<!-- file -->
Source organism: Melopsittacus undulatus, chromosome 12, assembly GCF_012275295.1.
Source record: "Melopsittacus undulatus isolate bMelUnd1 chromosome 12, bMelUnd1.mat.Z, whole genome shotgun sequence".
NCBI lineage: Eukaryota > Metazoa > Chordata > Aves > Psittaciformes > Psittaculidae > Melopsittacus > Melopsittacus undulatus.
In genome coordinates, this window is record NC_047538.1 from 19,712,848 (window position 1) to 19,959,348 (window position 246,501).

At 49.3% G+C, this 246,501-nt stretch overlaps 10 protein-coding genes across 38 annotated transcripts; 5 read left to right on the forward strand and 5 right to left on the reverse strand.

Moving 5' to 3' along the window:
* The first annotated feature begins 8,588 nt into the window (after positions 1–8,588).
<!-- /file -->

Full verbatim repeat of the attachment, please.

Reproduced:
Source organism: Melopsittacus undulatus, chromosome 12, assembly GCF_012275295.1.
Source record: "Melopsittacus undulatus isolate bMelUnd1 chromosome 12, bMelUnd1.mat.Z, whole genome shotgun sequence".
NCBI lineage: Eukaryota > Metazoa > Chordata > Aves > Psittaciformes > Psittaculidae > Melopsittacus > Melopsittacus undulatus.
In genome coordinates, this window is record NC_047538.1 from 19,712,848 (window position 1) to 19,959,348 (window position 246,501).

At 49.3% G+C, this 246,501-nt stretch overlaps 10 protein-coding genes across 38 annotated transcripts; 5 read left to right on the forward strand and 5 right to left on the reverse strand.

Moving 5' to 3' along the window:
* The first annotated feature begins 8,588 nt into the window (after positions 1–8,588).